Quinine Sulfate Tablets contain the anti-malarial drug quinine sulfate and are used to treat a type of malaria known as falciparum malaria (malignant malaria). Malaria is a disease caused by infection with a malaria parasite.
This is carried by mosquitoes, which flourish in tropical and subtropical countries. Human beings become infected as a result of being bitten by malaria carrying mosquitoes. Quinine sulfate has a relaxant action on skeletal muscle.
Qualaquin (quinine sulfate) is an antimalarial drug chemically described as cinchonan-9-ol, 6’methoxy-, (8α, 9R)-, sulfate (2:1) (salt), dihydrate with a molecular formula of (C20H24N2O2)2•H2SO4•2H2O and a molecular weight of 782.96. Quinine sulfate occurs as a white, crystalline powder that darkens on exposure to light.
It is odorless and has a persistent very bitter taste. It is only slightly soluble in water, alcohol, chloroform, and ether. Qualaquin is supplied for oral administration as capsules containing 324 mg of the active ingredient quinine sulfate USP, equivalent to 269 mg free base. Inactive ingredients: corn starch, magnesium stearate, and talc.
Class: Quinine and quinidine are both arylaminoalcohols (Antimalarial agent)
Indications: In conjunction with other antimalarial agents, treatment of uncomplicated chloroquine-resistant P. falciparum malaria
Do not take Quinine Sulfate Tablets:
• If you are allergic to quinine or any of the other ingredients of this medicine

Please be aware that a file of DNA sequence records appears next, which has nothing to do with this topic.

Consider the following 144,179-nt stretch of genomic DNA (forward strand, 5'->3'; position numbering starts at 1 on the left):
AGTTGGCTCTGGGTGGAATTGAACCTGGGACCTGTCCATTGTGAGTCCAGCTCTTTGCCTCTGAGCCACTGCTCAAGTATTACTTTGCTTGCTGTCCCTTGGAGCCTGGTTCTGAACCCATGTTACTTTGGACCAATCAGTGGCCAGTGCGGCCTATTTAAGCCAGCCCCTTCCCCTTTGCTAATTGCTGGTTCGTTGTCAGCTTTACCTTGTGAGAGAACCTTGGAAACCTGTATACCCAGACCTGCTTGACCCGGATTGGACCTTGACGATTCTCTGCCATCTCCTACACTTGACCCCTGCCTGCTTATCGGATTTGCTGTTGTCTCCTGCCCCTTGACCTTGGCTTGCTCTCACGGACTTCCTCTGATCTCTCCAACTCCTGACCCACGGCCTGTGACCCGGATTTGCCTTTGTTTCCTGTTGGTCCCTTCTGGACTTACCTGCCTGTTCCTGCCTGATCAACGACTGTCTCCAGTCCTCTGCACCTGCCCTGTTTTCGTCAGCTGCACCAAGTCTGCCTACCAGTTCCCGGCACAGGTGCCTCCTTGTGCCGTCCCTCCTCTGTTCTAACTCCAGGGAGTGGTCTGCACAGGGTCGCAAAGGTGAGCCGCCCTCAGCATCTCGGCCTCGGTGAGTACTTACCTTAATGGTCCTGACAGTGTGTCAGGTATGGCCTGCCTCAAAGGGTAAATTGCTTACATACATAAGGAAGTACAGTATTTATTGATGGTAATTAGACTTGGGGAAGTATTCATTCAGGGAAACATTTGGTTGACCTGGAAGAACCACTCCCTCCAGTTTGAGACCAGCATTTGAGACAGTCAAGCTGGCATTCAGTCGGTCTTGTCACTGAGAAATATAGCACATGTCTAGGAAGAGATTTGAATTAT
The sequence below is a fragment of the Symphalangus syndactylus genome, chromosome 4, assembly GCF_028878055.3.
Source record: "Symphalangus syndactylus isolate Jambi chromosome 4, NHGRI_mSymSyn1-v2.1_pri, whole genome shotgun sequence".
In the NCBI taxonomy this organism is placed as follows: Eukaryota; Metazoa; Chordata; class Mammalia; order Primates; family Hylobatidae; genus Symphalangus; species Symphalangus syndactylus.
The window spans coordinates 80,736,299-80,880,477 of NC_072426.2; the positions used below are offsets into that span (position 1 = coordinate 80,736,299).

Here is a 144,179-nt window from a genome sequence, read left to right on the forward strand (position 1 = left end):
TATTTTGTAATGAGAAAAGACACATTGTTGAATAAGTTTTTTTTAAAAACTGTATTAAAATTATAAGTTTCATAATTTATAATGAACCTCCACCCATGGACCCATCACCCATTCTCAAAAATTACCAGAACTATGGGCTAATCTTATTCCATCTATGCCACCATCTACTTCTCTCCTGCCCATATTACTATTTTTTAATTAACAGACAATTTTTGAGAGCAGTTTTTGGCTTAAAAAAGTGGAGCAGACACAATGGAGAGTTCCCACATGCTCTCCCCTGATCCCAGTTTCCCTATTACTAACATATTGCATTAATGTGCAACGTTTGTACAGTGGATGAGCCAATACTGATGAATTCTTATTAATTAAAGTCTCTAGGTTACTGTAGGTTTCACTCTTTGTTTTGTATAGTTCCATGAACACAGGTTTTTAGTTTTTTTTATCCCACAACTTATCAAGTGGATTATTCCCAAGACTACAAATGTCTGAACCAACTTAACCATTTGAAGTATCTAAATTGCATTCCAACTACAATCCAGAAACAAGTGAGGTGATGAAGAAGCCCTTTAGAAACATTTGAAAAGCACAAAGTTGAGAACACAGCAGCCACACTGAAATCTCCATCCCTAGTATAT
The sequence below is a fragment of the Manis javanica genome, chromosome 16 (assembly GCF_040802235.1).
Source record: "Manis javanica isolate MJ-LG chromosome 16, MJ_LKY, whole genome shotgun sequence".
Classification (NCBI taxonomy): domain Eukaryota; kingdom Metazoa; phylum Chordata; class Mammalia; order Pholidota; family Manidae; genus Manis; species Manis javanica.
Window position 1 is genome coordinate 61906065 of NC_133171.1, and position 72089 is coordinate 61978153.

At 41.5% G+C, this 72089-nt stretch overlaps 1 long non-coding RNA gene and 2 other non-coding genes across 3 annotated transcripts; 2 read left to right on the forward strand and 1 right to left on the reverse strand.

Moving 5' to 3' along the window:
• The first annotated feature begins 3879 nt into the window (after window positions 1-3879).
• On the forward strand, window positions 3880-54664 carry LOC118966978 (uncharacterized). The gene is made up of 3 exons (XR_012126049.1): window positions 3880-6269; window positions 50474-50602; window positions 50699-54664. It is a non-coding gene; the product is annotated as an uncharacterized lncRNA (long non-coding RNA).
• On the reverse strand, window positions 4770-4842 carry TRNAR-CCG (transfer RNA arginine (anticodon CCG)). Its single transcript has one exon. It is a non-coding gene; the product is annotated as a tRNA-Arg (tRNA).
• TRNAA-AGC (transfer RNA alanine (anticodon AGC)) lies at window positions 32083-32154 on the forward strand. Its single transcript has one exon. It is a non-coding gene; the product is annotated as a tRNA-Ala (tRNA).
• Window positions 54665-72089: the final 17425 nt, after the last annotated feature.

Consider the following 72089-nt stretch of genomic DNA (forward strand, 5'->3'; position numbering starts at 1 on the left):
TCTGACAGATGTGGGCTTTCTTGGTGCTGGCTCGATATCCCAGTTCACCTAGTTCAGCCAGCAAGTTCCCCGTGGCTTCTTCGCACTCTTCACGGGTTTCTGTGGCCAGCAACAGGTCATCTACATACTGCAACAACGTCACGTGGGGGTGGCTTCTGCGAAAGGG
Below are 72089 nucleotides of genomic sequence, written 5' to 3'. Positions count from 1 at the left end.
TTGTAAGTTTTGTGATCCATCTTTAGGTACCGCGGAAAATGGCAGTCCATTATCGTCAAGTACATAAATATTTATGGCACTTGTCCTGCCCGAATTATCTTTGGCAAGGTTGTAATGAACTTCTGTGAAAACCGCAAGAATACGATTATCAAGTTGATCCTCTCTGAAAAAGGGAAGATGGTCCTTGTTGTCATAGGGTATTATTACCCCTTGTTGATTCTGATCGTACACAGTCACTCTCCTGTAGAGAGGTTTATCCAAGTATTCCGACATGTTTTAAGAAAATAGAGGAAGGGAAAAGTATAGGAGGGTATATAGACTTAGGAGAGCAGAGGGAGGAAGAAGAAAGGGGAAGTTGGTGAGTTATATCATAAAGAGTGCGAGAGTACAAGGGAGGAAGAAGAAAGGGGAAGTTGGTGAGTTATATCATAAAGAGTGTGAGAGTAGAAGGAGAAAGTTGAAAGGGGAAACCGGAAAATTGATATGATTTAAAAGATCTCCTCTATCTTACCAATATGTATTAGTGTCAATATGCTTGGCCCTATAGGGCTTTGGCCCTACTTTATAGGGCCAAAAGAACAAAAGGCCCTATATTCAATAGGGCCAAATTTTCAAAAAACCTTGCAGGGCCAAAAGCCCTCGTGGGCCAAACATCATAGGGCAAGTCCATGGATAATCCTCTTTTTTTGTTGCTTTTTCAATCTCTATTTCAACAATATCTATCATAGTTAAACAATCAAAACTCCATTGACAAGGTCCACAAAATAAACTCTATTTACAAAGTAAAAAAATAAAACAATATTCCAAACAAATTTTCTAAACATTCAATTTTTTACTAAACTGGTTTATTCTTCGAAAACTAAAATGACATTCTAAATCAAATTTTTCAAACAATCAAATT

• If you have problems with your eye sight
• If you suffer from tinnitus (ringing noises in the ear)
• If you have blood in the urine (or have had during a previous attack of malaria)
• If you have been told you have haemolysis (a disorder affecting the red blood cells)
• If you suffer from myasthenia gravis (a disease characterised by weakness of certain groups of muscles)
• If you are pregnant or breast-feeding, unless the benefits outweigh the risks
Quinine acts primarily on the erythrocytic stage of human malarias with little parasiticidal effect on sporozoites, hepatic stages, or gametocytes of P. falciparum. The asexual stages of P. ovale are the most vulnerable to quinine, followed by P. vivax, P. malariae and then P. falciparum. Quinine has some gametocytocidal activity for P. vivax and P. malariae,
Mechanism of Action
The mechanism of action is interference with the parasite’s ability to digest haemoglobin. Quinine and quinidine also inhibit the spontaneous formation of beta-haematin (haemozoin or malaria pigment) which is a toxic product of the digestion of haemoglobin by parasites.
How to take Quinine Sulfate Tablets
Always take this medicine exactly as your doctor has told you. Check with your doctor or pharmacist if you are not sure. Do not take more than your doctor has recommended. Your medicine should be taken by mouth as follows:
For the treatment of Falciparum Malaria:
Adults: The recommended dose is 600mg (two 300mg tablets) every eight hours for seven days.
Children: The recommended dose is 10mg quinine sulfate per kg of body weight, given every eight hours for seven days.